Falling into the
Silence by Margaret Seven Wellman features a collection of short stories
that meld fiction with elements of autobiography to give readers powerful
glimpses into the author’s life. The themes are universal — family, the sense
of home, self-discovery, getting hurt, and moving on. Maggie is the youngest
child of William A. Wellman, a well-known film director, and Dorothy Coonan, Busby Berkeley dancer and actor. Margaret Seven Wellman's stories offer dazzling images
from her childhood, growing up in Hollywood in the 1950s and 1960s, and the
stories explore the beauty of home, the dynamics of family, and how family
breaks us at times, pushing us to go deeper into ourselves and to embrace our
identity and our path.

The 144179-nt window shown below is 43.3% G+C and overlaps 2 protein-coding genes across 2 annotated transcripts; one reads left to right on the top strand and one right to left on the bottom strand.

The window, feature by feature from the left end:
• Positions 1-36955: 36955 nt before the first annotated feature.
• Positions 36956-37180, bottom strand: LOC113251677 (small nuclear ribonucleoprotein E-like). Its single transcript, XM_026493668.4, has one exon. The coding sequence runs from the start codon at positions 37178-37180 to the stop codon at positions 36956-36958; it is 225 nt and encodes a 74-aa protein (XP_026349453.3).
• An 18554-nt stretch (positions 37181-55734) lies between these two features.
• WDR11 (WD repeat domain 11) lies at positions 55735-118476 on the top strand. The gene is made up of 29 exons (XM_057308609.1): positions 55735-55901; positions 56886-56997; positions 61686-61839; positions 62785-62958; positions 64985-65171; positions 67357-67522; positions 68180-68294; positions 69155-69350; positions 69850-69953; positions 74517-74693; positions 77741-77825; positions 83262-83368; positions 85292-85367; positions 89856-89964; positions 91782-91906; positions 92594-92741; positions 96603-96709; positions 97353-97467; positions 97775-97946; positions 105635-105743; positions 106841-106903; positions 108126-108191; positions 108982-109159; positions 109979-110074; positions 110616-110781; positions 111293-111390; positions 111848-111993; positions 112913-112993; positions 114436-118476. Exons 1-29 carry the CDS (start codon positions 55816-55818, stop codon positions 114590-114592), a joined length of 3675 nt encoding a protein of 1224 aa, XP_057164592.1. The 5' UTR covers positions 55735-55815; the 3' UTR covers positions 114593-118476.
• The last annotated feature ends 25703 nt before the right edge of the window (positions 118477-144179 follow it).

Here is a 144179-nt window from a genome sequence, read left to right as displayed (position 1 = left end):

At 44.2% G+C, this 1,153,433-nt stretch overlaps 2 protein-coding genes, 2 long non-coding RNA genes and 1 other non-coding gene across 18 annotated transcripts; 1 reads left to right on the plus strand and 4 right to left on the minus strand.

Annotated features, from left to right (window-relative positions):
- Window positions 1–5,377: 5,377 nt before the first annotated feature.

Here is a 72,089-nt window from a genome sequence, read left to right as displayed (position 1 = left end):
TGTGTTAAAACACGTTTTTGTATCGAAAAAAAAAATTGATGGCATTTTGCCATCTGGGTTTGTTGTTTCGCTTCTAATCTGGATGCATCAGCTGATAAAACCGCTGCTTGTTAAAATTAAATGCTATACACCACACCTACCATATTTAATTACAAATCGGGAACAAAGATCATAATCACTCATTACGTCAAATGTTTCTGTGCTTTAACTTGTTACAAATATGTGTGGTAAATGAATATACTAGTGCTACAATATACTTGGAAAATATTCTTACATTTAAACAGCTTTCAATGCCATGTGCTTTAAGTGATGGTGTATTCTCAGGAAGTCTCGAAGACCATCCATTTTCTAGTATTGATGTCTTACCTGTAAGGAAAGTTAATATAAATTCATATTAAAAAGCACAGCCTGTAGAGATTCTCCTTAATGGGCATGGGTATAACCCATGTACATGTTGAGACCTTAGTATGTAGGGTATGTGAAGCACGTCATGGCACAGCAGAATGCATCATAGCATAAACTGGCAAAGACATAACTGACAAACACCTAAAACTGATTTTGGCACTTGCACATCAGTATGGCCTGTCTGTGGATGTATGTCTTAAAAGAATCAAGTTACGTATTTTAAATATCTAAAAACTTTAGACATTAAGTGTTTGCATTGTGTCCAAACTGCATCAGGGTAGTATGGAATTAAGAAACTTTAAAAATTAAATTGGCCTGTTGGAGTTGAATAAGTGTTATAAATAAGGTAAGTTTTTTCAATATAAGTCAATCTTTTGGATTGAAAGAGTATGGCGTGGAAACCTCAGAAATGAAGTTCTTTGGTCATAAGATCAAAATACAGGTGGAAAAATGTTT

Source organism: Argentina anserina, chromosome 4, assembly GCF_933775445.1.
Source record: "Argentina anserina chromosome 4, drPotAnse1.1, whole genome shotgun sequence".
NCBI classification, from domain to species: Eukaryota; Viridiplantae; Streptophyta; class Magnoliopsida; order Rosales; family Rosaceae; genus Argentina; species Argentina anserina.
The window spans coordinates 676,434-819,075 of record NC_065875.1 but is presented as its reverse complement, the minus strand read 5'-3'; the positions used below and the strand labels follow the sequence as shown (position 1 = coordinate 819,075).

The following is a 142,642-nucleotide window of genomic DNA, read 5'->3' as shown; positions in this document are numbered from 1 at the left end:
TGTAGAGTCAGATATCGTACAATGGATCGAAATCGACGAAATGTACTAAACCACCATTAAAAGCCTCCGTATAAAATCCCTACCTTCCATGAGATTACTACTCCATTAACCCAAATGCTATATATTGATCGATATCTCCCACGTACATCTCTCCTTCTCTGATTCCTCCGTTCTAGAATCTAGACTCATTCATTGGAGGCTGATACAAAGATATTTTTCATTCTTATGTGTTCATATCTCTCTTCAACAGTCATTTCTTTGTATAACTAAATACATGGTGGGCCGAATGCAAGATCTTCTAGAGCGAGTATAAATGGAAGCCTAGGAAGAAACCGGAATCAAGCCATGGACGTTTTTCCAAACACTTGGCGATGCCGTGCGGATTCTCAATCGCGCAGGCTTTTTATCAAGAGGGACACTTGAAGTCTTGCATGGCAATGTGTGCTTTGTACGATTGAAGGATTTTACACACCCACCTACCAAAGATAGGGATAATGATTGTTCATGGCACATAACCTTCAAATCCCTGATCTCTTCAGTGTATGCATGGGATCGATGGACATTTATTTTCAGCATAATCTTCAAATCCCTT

This book is unique and beautiful, one that stirred in me the kinds of sentiments I experienced reading the first chapters of Black Boy by Richard Wright. In reading through Wellman's stories, readers are invited to revisit the pieces of their childhood that have always been part of them. The writing is gorgeous and the author has the uncanny ability to unearth the tenderness of the human heart and the finest emotions. The writing is filled with magical realism and humanity and readers will discover in each story a gem to contemplate, a world to escape into, and characters whose company they will enjoy. There is consistency in style and the voice grabs the attention of readers relentlessly. Falling into the Silence is a fresh and moving collection for fans of short stories that are heartwarming and tender; they are stories about growing up as much as they are about the significance of home.